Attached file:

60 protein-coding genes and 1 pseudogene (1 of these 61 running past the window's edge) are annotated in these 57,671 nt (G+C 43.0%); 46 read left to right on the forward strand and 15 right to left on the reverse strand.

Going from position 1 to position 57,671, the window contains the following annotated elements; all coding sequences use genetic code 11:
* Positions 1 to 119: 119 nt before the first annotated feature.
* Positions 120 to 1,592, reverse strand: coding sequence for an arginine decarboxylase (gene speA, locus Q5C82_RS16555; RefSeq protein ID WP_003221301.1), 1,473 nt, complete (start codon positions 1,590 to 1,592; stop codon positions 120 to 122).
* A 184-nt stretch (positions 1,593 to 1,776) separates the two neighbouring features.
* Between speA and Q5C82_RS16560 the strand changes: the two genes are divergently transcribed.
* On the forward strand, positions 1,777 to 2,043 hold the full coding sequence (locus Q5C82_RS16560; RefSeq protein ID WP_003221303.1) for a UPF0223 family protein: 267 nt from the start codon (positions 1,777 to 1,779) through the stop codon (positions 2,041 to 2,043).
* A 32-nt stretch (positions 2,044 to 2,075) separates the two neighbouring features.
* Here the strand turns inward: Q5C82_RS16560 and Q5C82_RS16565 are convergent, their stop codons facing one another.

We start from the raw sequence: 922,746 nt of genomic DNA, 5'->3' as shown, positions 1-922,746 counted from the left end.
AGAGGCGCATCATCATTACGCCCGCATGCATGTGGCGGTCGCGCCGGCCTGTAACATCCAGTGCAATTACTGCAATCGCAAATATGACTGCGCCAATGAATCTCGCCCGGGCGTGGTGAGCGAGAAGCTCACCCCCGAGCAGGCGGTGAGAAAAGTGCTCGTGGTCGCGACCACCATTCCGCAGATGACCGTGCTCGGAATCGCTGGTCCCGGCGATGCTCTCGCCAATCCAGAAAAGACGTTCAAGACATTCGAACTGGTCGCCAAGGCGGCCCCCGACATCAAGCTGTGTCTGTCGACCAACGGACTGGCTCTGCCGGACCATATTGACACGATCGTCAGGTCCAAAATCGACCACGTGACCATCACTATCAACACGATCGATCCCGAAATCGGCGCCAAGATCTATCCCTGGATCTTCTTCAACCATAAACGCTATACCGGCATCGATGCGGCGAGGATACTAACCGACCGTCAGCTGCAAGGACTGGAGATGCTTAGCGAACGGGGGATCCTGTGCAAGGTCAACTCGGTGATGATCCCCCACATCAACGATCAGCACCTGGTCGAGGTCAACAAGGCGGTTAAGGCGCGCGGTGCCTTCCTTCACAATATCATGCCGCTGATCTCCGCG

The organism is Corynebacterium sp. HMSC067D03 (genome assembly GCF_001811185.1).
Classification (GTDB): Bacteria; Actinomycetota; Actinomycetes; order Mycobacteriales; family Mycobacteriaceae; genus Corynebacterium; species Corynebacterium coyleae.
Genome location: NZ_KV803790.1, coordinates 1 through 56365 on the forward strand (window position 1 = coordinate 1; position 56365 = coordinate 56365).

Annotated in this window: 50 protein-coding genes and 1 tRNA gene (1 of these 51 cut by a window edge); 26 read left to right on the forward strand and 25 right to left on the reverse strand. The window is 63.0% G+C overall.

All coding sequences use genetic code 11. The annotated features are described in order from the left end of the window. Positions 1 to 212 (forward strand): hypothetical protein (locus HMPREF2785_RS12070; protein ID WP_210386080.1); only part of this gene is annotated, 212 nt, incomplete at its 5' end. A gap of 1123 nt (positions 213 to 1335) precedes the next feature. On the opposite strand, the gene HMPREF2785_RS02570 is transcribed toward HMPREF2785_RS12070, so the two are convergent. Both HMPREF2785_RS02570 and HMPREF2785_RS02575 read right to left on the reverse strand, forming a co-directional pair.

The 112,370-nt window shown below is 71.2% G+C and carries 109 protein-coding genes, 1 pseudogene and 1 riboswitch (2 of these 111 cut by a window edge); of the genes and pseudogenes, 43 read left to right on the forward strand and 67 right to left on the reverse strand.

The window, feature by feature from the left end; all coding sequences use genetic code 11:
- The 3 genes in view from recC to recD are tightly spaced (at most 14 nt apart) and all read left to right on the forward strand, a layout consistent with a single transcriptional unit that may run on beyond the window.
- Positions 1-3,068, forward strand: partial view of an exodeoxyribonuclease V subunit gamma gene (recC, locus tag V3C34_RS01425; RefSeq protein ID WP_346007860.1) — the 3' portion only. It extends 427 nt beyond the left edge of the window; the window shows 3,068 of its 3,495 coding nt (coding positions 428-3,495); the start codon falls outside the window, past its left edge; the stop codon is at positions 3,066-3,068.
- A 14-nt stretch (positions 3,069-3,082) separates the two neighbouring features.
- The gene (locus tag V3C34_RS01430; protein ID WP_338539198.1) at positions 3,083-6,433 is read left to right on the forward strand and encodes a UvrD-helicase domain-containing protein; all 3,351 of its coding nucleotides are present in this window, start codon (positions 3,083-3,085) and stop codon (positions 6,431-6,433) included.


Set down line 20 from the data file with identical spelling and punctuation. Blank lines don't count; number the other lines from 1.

- Positions 1-3,068, forward strand: partial view of an exodeoxyribonuclease V subunit gamma gene (recC, locus tag V3C34_RS01425; RefSeq protein ID WP_346007860.1) — the 3' portion only. It extends 427 nt beyond the left edge of the window; the window shows 3,068 of its 3,495 coding nt (coding positions 428-3,495); the start codon falls outside the window, past its left edge; the stop codon is at positions 3,066-3,068.